Columns: The best way to ensure a long column lifetime is to keep the system running with carrier gas flowing. With capillary column flow rates about 1–2 mL/min and gas saver pneumatics, the usage, even in continuous operation, is quite low. The most common carrier gases, helium and nitrogen, are among the most inert of all substances. Hydrogen, while less inert, generally does not react with analytes under the conditions in capillary columns. Combined with a leak-free system, the interior of a capillary GC column, in an operating GC, is one of the most inert environments in all of chemistry.
As the column oven will generally be kept cool between runs or when the system is not in use, it is possible for some contaminants to enter the column and collect, usually at the column head near the inlet. A good procedure for the beginning of the work day is to simply set the oven temperature, with carrier gas flowing and the inlet and detector heated, up and running, to the maximum temperature you use routinely (I use 250 °C), and then get your morning coffee or refreshment. Let it sit at that temperature for 10 to 15 min, then cool it back off to the initial temperature for your methods.
Over time, keep an eye on the chromatograms of your standards, or run a daily test standard. Observe the retention times and peak shapes. Retention times should fall within a narrow window, and peak shapes should be consistent. Increased peak tailing or retention time shifts are indications of problems with the column. Even if the standards consistently pass typical system suitability or other quality tests stated in the method, the beginnings of peak tailing on the peaks for the more active or polar analyte(s) can indicate that the time for column trimming is coming soon. Again, it is easier to predict this in advance and schedule maintenance that involves cooling off the system and turning wrenches into your workflow than to be surprised by a failed system suitability test or seemingly surprise peak tailing or broadening.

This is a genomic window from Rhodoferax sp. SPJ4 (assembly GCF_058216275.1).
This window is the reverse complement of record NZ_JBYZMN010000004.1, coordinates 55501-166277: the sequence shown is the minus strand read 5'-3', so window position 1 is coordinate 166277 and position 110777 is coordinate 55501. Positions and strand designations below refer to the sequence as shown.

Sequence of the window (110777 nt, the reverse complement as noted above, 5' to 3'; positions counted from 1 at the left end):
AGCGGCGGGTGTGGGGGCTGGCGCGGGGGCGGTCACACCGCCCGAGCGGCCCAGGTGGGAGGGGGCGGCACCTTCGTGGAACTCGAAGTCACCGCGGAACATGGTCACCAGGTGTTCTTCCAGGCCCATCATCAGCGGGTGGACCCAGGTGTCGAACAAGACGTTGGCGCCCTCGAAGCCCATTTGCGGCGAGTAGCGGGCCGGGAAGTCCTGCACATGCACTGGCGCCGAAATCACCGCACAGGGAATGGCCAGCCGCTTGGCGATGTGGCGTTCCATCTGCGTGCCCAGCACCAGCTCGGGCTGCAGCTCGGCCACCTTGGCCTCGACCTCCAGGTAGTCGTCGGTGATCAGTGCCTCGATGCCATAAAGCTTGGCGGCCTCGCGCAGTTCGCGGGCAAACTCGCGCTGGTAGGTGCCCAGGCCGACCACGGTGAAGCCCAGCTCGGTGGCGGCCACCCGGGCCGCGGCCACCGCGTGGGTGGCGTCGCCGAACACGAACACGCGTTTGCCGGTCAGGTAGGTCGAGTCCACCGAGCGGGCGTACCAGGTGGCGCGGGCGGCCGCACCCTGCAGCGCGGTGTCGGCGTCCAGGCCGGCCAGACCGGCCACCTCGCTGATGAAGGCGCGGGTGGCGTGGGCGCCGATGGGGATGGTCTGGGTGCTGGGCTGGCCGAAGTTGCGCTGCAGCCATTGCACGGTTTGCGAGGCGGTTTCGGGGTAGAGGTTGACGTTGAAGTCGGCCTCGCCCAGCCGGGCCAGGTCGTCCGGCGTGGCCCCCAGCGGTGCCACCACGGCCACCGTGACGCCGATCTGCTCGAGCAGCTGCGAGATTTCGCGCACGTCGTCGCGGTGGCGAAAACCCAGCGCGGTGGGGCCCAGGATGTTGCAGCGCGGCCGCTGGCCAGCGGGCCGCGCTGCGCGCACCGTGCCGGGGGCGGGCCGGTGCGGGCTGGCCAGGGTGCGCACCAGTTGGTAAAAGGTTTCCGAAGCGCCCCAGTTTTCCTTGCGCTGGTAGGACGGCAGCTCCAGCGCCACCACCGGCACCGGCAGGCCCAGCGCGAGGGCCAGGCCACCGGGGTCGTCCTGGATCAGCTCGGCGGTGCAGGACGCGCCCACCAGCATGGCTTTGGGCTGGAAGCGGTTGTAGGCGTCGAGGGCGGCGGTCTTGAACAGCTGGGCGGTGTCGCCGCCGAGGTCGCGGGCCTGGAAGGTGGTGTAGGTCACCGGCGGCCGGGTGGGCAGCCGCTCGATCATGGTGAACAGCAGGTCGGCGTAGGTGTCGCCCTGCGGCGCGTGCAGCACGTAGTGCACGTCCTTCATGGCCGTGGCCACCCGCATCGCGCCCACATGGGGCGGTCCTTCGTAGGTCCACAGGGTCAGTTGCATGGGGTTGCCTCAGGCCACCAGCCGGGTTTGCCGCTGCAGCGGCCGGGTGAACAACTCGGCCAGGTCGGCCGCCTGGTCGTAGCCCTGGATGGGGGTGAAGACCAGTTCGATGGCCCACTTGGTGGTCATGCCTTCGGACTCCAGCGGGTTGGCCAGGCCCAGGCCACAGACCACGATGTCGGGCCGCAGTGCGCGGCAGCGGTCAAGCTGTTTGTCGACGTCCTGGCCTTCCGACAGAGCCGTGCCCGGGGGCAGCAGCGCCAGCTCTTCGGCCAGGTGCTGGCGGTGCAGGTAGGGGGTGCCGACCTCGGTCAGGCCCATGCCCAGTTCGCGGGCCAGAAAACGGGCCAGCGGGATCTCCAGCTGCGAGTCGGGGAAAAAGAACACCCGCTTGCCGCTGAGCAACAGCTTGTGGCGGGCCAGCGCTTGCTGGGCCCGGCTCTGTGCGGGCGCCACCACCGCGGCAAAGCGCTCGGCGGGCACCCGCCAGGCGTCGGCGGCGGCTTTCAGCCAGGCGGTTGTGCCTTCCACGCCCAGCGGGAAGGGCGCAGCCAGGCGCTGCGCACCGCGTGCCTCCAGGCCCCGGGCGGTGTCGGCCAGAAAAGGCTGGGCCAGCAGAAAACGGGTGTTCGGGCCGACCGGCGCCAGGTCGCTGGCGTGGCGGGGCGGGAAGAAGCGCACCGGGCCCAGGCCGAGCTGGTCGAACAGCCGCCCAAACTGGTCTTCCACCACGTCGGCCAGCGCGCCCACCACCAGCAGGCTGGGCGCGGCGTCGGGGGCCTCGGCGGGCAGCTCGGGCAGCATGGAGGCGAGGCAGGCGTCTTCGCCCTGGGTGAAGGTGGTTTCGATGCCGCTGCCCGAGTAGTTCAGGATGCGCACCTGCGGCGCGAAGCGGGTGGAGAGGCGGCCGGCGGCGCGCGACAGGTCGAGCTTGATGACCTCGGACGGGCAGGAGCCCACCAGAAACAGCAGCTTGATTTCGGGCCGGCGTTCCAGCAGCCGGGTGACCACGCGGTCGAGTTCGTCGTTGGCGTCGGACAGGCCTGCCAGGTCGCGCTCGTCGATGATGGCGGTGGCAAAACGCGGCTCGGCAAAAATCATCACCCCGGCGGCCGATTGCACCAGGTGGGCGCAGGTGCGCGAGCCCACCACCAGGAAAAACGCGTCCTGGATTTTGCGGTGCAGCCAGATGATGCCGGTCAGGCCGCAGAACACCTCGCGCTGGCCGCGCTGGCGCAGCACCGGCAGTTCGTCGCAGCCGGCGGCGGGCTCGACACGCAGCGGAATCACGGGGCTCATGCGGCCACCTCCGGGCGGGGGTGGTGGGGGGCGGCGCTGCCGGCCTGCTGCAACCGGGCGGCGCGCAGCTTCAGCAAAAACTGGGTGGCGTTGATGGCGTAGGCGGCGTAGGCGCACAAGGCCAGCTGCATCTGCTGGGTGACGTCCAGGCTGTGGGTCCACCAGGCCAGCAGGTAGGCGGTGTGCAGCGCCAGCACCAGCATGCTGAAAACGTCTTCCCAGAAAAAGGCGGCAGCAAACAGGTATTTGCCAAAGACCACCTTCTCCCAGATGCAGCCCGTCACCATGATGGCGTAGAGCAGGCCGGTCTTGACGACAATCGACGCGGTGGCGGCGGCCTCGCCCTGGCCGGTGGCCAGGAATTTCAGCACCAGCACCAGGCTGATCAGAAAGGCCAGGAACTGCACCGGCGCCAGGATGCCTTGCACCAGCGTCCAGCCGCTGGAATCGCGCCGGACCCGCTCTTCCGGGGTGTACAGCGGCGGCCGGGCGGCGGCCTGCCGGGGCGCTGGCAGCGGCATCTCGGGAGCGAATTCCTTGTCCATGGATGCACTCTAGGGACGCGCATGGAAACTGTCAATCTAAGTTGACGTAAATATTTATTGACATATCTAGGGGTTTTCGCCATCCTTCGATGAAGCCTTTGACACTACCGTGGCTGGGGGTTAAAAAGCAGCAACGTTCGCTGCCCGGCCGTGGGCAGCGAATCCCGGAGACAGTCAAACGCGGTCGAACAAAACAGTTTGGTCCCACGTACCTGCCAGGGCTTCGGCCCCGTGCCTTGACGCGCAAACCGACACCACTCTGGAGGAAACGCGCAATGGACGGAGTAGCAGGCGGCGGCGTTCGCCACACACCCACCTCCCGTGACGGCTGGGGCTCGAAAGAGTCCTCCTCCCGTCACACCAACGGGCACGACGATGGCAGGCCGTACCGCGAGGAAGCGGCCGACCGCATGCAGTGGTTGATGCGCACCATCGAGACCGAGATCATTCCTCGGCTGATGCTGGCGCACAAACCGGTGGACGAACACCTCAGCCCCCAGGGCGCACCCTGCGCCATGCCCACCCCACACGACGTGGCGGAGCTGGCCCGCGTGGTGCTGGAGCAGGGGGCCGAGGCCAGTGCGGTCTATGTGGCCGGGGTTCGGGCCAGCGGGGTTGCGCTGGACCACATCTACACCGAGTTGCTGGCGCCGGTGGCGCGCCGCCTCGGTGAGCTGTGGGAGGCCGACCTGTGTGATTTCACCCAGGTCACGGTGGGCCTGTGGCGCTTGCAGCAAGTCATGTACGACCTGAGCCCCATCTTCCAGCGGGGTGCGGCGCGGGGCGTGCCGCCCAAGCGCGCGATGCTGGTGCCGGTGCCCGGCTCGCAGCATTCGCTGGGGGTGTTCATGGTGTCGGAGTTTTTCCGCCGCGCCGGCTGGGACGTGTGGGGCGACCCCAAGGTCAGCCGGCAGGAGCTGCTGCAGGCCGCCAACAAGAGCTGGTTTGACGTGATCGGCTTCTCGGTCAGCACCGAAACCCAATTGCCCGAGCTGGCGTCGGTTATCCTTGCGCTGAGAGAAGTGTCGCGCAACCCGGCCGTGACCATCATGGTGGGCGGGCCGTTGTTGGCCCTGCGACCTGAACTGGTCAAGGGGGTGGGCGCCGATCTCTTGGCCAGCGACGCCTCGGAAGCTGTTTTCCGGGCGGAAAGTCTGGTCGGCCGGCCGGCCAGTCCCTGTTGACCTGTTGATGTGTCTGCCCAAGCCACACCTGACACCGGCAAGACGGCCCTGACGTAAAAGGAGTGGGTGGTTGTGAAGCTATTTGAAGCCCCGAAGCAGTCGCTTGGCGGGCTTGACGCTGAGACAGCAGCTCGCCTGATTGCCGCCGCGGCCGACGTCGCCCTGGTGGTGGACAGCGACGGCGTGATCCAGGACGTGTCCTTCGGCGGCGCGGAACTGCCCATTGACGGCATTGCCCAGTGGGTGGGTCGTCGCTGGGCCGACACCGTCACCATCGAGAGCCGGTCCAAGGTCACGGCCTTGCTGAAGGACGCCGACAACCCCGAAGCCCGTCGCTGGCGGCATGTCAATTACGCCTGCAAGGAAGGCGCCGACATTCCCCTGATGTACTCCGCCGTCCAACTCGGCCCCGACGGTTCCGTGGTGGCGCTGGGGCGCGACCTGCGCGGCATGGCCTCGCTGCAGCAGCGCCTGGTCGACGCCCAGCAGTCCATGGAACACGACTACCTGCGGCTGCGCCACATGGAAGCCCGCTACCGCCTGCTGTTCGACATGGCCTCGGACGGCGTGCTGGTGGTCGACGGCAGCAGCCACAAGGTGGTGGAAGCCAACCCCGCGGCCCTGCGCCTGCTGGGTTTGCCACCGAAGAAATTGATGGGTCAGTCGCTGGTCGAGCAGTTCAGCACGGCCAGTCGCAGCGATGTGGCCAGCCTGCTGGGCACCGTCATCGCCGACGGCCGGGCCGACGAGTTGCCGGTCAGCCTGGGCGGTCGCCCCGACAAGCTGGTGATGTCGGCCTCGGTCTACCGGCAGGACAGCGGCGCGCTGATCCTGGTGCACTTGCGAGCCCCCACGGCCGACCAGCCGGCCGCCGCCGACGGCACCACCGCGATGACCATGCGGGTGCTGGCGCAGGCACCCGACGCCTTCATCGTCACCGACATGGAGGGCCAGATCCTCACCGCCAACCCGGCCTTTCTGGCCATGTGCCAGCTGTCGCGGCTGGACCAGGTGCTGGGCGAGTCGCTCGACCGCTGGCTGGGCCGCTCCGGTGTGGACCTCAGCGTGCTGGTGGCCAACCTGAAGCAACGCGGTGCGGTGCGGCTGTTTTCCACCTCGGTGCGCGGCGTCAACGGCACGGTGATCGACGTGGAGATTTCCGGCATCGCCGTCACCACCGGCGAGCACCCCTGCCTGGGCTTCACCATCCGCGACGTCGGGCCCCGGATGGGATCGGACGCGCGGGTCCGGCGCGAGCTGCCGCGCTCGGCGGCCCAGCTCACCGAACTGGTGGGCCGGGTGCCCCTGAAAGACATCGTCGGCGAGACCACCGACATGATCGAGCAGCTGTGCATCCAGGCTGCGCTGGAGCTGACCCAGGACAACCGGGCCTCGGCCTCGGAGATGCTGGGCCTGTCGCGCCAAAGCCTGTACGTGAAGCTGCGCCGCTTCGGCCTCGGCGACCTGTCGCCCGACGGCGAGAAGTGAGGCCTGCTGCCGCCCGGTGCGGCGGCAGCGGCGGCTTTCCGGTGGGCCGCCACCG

Whenever maintenance is completed or a problem is suspected, injecting butane and a check standard, as stated above can confirm that the maintenance was performed and the system restarted correctly. As discussed above, injecting butane can determine whether a problem is with setup of the system or unwanted chemistry in the column or inlet.